For our nightly walk this most celebrated day of the year, in a brisk thirteen degrees (no problem when walking briskly, unless into a stiff headwind, then you have nose issues, but we were in dense forest cover with NO wind tonight) we had the “perfect storm” of combined crystal-clear sky, moon nearing full, and Jupiter parked a finger’s width from the moon, yet blazing its strong light right through the moon’s white-out drowning of all other stars near it.  I wondered what could be so bright?  Is there a kid being born by autogenesis in a manger somewhere?  Should I pack up some balsam incense and head east?

Since Rudolph’s nose isn’t white, and the light was not moving, I decided to check with StarDate, who told me it was a special presentation of Jupiter.  Just the gods playing around in the sky, as ever.  Orion was swashing his buckle just below the moon, also standing out against that moon-washed sky of few visible stars.

The timing was great, too.  The moon was not far from apex just when we set out for the walk, around 8:10 PM.  That makes the light pierce down through the trees with less shadow and more light hitting the snow.

We have a complete snow cover that developed slowly over a period of three days, totaling about four inches accumulation.  With temperatures staying low, the snow is staying put, and still sticking in billows to not only the balsam fir boughs, but to the upper surfaces of many maple and beech tree branches that don’t get hit by a lot of wind and/or sun.  I love the way it puts a white lining on the branches that are otherwise just sticks all winter (unless glazed in ice).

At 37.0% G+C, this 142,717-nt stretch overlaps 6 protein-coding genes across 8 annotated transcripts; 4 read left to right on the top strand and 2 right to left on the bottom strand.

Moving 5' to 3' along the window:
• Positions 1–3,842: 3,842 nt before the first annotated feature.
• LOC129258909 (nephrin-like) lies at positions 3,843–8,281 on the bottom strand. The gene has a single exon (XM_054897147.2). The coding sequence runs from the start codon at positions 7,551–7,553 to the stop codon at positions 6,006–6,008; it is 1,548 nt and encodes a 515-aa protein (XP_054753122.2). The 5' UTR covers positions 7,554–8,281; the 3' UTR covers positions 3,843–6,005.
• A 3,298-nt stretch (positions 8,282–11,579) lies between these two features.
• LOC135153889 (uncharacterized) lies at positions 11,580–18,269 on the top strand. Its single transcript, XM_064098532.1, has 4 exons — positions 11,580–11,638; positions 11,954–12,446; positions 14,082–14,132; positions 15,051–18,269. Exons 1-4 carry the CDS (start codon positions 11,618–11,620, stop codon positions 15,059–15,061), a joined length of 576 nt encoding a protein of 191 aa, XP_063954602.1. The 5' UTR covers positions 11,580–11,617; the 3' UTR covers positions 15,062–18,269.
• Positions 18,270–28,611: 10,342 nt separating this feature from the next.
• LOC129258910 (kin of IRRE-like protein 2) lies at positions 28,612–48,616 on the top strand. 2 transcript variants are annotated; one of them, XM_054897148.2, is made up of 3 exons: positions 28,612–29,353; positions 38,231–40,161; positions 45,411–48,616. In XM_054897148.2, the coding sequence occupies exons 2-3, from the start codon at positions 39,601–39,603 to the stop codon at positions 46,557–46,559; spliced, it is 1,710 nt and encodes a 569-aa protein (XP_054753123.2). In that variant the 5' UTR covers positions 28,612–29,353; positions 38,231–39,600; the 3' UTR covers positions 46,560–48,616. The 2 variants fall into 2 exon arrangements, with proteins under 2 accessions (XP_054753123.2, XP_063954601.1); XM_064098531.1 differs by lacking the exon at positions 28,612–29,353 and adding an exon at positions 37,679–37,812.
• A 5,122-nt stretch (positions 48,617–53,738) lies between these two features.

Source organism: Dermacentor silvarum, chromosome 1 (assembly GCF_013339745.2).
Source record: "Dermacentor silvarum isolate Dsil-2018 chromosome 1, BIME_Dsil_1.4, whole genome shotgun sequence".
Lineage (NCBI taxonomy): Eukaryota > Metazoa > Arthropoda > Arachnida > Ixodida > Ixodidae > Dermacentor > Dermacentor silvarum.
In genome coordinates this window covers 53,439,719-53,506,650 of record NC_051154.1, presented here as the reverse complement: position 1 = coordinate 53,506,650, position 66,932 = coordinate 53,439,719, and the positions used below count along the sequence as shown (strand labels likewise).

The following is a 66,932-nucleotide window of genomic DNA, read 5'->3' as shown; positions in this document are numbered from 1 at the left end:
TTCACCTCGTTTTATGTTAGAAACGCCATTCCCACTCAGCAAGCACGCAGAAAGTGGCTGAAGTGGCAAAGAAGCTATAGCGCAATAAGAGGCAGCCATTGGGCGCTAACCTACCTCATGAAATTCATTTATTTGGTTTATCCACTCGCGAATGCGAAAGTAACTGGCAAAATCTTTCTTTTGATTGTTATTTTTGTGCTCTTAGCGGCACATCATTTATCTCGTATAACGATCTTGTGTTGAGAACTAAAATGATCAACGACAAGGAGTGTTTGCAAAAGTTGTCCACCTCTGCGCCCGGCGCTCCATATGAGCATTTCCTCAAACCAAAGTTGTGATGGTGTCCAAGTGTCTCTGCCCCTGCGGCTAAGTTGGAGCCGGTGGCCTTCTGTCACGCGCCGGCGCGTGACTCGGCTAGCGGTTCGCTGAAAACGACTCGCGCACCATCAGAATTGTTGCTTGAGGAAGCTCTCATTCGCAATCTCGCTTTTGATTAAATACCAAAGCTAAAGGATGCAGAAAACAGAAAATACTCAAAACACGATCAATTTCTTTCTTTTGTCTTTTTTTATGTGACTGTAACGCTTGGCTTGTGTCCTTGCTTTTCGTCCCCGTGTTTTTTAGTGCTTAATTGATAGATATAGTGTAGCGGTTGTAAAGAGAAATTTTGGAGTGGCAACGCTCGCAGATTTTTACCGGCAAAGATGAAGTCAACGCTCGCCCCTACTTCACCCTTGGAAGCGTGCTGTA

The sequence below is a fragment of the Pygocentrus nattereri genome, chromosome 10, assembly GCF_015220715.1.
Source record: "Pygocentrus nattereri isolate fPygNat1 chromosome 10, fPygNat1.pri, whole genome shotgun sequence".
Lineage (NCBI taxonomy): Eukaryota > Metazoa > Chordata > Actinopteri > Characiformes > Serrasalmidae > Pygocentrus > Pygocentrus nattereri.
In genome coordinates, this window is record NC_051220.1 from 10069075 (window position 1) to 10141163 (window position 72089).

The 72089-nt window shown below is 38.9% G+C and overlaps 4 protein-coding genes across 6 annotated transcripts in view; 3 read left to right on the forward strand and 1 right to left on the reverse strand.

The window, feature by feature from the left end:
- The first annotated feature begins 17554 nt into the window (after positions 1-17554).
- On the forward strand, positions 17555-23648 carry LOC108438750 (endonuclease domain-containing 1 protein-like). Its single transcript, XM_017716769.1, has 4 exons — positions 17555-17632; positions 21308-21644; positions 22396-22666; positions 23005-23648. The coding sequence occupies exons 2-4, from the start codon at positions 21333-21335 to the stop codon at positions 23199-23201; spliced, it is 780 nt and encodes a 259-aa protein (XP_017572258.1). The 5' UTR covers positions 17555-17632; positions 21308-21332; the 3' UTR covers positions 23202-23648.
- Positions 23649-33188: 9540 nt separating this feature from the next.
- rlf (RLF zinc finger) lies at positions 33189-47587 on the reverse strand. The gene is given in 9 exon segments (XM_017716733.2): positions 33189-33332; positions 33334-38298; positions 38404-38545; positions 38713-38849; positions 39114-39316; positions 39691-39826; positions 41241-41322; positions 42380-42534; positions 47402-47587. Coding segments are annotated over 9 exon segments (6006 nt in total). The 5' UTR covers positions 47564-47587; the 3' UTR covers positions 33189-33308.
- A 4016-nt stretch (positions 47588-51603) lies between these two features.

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Way – Scribblement 20121222

Saturday, December 22, 2012.  The second day of winter.  I meant to write something yesterday, to celebrate winter solstice, but I exhausted myself out in the woods being The Balsamean, celebrating for real, not just on paper.  Er … I mean, in pixels.  (That’s trite, isn’t it?)

If ever I lose the ability to walk in the woods as much as I do, maybe I would use the time to write a book (about what, I have no idea).  Unfortunately, most of my best inspiration arises while walking in the woods, the flow of creativity juices increasing proportionate to the time spent walking.  No walking, no writing.

Here on the second day of Winter 2012-13, finally we have some genuine winter weather.  On our morning walk, we had a beautiful 25 degrees and steadily falling snow, adding to the half-melted and re-frozen crunch-bed of snow underfoot.

Viewed from the window in front of me as I scribble, the snow is not falling so much as driven horizontally by strong winds roaring in from the west.  Deep in the woods, where the wind lives mainly in the treetops, the snow floated peacefully down to me during our morning walk.  (By the way, proper making of scribblements at Balsamea is with a window in front of you, if not outdoors.)